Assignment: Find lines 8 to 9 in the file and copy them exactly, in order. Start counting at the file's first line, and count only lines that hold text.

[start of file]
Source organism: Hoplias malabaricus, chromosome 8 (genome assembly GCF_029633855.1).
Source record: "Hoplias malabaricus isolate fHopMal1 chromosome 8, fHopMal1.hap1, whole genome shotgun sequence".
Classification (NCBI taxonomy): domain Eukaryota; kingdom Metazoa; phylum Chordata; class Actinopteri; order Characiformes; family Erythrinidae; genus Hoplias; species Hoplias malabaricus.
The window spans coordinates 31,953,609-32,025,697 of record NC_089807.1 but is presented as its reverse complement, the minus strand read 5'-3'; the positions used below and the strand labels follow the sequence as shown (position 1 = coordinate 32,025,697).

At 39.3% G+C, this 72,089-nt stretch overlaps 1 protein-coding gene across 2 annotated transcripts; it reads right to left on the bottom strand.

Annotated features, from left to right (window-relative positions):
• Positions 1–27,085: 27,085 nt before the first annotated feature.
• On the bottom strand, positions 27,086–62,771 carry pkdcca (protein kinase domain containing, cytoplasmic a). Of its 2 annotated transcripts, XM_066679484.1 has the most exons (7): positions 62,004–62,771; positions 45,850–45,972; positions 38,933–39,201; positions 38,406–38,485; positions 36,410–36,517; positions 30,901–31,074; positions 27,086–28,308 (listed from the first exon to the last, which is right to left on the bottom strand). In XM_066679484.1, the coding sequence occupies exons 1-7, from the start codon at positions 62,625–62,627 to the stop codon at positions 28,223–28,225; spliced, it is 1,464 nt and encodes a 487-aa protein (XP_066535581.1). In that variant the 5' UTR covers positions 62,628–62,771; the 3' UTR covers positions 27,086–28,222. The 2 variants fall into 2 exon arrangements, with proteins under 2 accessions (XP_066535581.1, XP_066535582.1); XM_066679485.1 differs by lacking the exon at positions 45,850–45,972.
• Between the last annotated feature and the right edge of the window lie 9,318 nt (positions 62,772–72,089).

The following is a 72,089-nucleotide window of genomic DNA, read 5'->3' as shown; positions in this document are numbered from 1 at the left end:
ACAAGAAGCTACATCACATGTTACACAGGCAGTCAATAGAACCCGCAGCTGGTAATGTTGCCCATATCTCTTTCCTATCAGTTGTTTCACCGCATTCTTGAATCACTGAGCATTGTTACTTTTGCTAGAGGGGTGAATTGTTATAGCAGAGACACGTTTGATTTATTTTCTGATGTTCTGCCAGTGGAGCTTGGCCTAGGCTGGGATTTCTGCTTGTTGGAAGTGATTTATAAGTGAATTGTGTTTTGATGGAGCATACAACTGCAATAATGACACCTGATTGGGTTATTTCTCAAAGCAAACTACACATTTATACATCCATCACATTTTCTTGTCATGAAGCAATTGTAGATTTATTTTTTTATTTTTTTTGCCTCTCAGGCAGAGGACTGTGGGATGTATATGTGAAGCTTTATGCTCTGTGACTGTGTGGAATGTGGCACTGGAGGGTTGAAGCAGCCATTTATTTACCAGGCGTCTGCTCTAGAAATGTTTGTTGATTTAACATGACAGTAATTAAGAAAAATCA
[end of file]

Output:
• On the bottom strand, positions 27,086–62,771 carry pkdcca (protein kinase domain containing, cytoplasmic a). Of its 2 annotated transcripts, XM_066679484.1 has the most exons (7): positions 62,004–62,771; positions 45,850–45,972; positions 38,933–39,201; positions 38,406–38,485; positions 36,410–36,517; positions 30,901–31,074; positions 27,086–28,308 (listed from the first exon to the last, which is right to left on the bottom strand). In XM_066679484.1, the coding sequence occupies exons 1-7, from the start codon at positions 62,625–62,627 to the stop codon at positions 28,223–28,225; spliced, it is 1,464 nt and encodes a 487-aa protein (XP_066535581.1). In that variant the 5' UTR covers positions 62,628–62,771; the 3' UTR covers positions 27,086–28,222. The 2 variants fall into 2 exon arrangements, with proteins under 2 accessions (XP_066535581.1, XP_066535582.1); XM_066679485.1 differs by lacking the exon at positions 45,850–45,972.
• Between the last annotated feature and the right edge of the window lie 9,318 nt (positions 62,772–72,089).